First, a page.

2. You can train and build your spice tolerance – You can increase your stomach’s ability to expand further through gradual Stomach Capacity Training, and you actually can build your spice tolerance gradually too. By having some spicier meals leading up to the challenge, you will allow your body to prepare for and get used to dealing with spicy foods. Your challenge will still burn like hell, but the recovery won’t be as tough or as long.

3. Eat a normal meal to establish a solid base – The most important thing you should do before beginning an extremely spicy challenge is to eat a solid meal and establish a good base inside your stomach. That extremely spicy food will be traveling down your esophagus like burning lava and it will totally wreak havoc on your empty stomach if there is nothing to mix with first. You don’t need to eat a massive meal, but you definitely need to eat something. Aaron recommends that you consume a solid meal containing both fats and carbohydrates, such as a cheeseburger with french fries. Capsaicin is a fat-soluble chemical and not water-soluble, so there must be foods or liquids containing fat present to help your body digest the spicy foods. The greasy burger will provide your body with the fat it needs, and the high-carb bun and french fries will be there to soak up the spicy oils and everything else. You don’t want all that spicy food just sitting there pounding on the lining of your stomach, so eat a solid, dense meal beforehand to minimize the intensity of your “capsaicin cramps” after the challenge. Eating a garden salad is not going to help, and don’t eat so much that you struggle to finish your challenge. Eat this meal about 20 to 30 minutes before eating the spicy food so that the original meal has time to settle but not digest. If you don’t want a burger and fries, a dense peanut butter sandwich would be a great option too.

4. Get yourself “in the zone” with a proper mindset – I’ll never forget the first time I had Wasabi. I was in Auckland, New Zealand, and we were at an Asian buffet. I grabbed a piece of sushi and scooped up a large portion of what I thought was guacamole. Needless to say, I began freaking out and immediately spit it out of my mouth, while everyone around me fell out of their chairs laughing. This happened to me too the first time I had a salad topped with raw jalapenos. I figured they would be just like pickled jalapenos, and I was definitely wrong. Before beginning the challenge, establish the proper mindset you need to be focused and aware that what you are about to do is definitely going to burn and it is going to hurt. Don’t let anything surprise you and throw off your game. Focus is the key to staying calm, mentally strong, and you will also experience less pain after you are finished. Being prepared for this experience will yield way better results during your recovery.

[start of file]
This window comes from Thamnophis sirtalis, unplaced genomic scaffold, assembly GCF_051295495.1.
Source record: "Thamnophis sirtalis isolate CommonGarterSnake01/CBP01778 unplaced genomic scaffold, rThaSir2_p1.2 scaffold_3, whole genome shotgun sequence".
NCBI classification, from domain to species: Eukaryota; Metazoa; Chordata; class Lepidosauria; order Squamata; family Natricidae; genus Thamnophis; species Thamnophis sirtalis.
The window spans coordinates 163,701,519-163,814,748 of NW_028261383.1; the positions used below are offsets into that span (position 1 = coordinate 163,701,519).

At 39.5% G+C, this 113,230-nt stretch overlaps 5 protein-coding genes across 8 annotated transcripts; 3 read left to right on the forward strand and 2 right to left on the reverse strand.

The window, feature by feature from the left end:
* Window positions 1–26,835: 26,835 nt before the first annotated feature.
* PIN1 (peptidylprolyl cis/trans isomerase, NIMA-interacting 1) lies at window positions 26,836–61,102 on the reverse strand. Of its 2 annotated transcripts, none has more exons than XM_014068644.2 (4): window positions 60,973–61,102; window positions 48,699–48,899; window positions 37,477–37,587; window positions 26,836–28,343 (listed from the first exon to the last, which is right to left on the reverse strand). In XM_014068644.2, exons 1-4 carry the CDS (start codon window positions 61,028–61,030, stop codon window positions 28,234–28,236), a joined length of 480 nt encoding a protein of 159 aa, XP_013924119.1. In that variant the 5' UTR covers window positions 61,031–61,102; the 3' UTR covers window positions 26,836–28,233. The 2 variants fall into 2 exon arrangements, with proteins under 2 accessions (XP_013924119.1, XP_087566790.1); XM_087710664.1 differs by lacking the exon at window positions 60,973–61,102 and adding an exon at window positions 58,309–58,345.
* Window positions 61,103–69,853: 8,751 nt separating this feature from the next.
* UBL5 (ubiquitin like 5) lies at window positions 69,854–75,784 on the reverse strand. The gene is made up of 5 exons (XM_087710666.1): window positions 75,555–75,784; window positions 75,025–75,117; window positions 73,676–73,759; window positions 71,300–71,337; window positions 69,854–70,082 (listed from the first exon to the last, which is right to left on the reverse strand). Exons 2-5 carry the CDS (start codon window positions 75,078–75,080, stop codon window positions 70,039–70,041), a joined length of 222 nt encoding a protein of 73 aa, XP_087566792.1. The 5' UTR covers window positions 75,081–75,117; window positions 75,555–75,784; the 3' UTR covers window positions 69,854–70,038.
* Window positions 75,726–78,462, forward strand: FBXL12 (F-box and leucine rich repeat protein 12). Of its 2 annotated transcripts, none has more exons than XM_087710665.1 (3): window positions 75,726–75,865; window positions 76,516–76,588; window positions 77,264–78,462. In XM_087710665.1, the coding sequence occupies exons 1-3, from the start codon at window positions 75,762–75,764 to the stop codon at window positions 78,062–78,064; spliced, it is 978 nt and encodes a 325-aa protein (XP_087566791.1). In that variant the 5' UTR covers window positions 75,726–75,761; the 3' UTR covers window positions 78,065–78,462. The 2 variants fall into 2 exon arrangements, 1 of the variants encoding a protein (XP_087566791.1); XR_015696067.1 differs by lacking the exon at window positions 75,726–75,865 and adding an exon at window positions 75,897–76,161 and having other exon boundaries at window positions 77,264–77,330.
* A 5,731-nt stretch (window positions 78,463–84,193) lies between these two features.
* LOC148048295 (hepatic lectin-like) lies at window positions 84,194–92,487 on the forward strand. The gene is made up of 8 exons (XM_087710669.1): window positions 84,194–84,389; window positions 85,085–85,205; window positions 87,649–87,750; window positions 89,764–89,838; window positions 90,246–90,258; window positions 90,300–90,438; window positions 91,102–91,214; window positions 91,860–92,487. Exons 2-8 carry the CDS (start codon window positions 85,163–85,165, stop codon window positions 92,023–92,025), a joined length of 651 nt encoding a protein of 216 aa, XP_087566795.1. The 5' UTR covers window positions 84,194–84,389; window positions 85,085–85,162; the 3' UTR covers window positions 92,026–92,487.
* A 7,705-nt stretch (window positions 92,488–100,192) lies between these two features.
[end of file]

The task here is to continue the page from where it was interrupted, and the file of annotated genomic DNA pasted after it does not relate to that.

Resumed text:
5. You may take upset stomach medication beforehand – Before quantity eating challenges, we recommend you supplementing digestive enzymes so that your digestive system can break down and process all of the food you are consuming more easily. There will be more enzymes to help take care of all the necessary work, and your body won’t have to work overtime to produce all that are required. Since spicy challenges are not extremely large, you don’t need to really worry about digestive enzymes, but you do need to worry about that very upset stomach you are about to have. To help get your body ready to battle what you are putting into it, you may want to take a dose of upset stomach medication before your challenge. Pepto-Bismol, Tums, and Alka Seltzer are the top 3 options, but you are welcome to use off-brands too. Along with actual results, some placebo effects will kick in too, and you may not feel as bad afterwards or experience harsh “capsaicin cramps.” For the best results, take it ten to fifteen minutes before your challenge, just like you’d take enzymes before a quantity challenge.

Now that you have a solid understanding of what you need to do before your challenge to make recovery after your challenge even easier, here is a list of the things you need consider doing after finishing the challenge:

What To Do After Your Challenge Is Finished